Knowledge Gaps and the Care of Children with IBD

David Connor Wise, MD Candidate, Yuliya Rekhtman, MD, FAAP, Elizabeth Burbage, PA-C

Adult and pediatric onset Inflammatory Bowel disease (IBD) are complicated, multifaceted conditions with an expanding array of treatments. Complications outside the traditional scope of the disease arise with disease progression and as a result of certain treatments. However, complications such as uveitis, skin cancer, and infection can be mitigated with proper preventative service measures. Yet, previous studies have identified that patients with IBD are not receiving the appropriate preventive care given these concerns. We argue a lack of primary care knowledge regarding IBD and its management, is one component contributing to this deficit in preventative service administration, specifically in pediatric onset IBD. This study uses 15-question survey distributed to primary care physicians that care for children within the referral area of the Pediatric Gastroenterology Clinic at the Palmetto Health USC Medical Group to determine if a lack of knowledge regarding IBD and its management exists in the Midlands of South Carolina. The survey was designed as a multiple-choice assessment to determine baseline knowledge regarding pediatric onset IBD and associated preventative care standards. 386 surveys were distributed with a return of 50 surveys. Surveys were uniformly graded and results from the primary care physicians were compared to a group of hospital internists using a Welch sample T test. Primary care physicians within the referral area scored significantly lower than the internists, with a P value of 0.026. An analysis of covariance eliminating provider age, years in practice, and number of patients seen with IBD confirmed this statistical difference. We concluded that there is a lack of knowledge among primary care physicians in the Midlands of South Carolina regarding pediatric onset IBD. Future work aims to demonstrate how this lack of knowledge affects preventative service administration in the Midlands of South Carolina.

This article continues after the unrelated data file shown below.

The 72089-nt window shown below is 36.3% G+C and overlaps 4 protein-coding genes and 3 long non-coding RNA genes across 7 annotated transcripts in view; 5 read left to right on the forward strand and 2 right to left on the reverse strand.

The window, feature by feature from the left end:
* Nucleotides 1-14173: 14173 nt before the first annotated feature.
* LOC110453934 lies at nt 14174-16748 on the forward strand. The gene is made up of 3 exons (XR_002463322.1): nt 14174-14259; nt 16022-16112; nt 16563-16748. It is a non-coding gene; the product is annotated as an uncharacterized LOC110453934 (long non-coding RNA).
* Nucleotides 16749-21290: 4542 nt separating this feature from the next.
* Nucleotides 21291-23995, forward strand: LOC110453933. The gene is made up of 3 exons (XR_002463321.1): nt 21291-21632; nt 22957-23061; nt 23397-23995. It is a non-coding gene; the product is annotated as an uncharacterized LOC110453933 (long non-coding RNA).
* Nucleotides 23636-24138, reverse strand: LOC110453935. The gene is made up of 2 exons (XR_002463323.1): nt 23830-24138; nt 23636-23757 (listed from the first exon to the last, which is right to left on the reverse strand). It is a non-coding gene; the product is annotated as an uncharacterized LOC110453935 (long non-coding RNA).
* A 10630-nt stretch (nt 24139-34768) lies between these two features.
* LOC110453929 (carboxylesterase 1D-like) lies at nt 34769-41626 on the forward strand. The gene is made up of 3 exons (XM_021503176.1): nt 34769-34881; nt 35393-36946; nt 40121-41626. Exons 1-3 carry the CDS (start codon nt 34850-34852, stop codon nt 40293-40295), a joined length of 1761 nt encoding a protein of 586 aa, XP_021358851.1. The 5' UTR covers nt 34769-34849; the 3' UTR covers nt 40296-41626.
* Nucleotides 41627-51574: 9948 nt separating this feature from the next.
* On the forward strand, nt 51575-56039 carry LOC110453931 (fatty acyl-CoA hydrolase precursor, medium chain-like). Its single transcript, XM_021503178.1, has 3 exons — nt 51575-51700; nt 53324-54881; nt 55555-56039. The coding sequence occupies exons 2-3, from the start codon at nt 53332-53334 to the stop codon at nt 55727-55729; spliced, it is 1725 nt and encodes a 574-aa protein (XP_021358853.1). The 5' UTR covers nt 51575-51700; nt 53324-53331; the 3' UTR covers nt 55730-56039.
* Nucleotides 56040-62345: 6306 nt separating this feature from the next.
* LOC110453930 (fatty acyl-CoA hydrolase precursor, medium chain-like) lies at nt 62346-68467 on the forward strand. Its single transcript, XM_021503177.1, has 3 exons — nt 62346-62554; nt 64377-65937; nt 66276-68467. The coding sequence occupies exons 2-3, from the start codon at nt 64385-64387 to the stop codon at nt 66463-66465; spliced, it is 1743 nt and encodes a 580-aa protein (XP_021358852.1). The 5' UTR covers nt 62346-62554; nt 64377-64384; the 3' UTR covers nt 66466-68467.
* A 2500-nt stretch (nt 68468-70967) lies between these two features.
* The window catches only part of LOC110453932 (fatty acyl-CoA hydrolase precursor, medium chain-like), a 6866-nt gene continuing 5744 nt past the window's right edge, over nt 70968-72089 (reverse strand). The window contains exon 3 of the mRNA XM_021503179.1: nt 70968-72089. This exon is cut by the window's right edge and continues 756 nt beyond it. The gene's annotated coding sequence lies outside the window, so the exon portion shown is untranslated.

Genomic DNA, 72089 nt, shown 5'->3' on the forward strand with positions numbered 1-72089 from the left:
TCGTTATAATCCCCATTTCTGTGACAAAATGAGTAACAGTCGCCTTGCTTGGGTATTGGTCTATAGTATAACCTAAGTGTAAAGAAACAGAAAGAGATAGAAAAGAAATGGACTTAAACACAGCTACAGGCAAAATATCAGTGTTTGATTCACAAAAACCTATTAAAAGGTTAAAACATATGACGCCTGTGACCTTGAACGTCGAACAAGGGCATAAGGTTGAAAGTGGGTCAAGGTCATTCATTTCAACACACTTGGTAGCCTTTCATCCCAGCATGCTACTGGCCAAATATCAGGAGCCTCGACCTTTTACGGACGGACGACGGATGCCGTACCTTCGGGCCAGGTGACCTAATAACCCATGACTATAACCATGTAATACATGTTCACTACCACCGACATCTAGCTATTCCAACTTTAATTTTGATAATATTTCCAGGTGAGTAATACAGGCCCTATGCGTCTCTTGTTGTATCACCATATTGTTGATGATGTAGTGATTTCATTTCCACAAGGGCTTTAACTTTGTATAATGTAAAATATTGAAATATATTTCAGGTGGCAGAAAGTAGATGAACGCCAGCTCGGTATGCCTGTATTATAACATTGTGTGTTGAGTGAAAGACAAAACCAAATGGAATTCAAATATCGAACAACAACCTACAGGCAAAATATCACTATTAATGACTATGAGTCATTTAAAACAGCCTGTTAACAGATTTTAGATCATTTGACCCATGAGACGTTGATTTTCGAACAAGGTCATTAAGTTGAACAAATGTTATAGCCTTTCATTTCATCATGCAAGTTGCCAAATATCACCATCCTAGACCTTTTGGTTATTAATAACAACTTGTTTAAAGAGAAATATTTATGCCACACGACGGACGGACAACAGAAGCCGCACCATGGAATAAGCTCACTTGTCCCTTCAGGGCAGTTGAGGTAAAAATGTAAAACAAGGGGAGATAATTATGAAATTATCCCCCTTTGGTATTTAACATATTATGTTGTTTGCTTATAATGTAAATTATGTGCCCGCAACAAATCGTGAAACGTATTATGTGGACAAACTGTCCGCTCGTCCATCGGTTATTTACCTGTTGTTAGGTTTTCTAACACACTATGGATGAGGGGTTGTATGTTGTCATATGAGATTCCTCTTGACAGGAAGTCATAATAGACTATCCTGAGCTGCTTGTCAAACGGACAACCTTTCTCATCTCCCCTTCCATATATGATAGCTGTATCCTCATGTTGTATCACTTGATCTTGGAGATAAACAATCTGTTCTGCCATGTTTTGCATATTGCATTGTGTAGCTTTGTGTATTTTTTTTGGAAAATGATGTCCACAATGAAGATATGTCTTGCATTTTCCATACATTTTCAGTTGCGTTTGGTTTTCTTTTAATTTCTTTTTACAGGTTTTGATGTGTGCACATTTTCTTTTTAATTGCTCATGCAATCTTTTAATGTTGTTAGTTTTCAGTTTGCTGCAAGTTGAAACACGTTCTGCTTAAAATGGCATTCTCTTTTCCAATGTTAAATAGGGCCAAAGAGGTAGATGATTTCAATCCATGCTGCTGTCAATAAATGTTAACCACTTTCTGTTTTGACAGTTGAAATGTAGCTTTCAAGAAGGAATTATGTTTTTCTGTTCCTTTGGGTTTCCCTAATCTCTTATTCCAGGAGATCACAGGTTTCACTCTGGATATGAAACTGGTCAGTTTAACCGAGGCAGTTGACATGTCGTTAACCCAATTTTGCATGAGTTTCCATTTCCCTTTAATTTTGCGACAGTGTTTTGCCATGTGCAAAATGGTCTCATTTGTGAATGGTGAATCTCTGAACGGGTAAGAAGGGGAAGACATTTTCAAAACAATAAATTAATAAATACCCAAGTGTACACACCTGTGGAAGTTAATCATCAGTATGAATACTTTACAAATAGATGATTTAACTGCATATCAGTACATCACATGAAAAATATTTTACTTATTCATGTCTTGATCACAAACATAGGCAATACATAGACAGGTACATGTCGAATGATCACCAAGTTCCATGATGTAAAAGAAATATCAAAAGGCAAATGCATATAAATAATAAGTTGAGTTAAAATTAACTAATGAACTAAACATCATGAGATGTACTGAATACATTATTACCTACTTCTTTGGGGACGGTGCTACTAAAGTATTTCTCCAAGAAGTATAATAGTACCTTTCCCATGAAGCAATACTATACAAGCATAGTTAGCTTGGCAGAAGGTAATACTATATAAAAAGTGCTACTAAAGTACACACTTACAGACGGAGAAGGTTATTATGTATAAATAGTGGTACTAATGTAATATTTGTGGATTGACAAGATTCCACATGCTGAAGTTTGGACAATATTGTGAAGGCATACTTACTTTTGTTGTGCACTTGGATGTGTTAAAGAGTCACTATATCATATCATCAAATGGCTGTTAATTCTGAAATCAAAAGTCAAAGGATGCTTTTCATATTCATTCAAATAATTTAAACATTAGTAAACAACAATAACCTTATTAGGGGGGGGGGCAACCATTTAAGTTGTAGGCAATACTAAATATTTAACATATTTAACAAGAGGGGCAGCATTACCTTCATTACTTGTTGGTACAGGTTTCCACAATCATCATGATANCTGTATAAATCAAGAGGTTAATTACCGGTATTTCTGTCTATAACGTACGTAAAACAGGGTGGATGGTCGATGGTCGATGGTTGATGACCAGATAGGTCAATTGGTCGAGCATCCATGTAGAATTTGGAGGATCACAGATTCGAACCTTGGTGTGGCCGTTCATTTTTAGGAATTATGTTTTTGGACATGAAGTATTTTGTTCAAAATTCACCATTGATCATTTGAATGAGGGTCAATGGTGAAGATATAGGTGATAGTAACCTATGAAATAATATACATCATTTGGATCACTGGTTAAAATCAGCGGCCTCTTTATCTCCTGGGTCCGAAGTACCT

© 2020 by The UofSC SOM Research Center for Transforming Health

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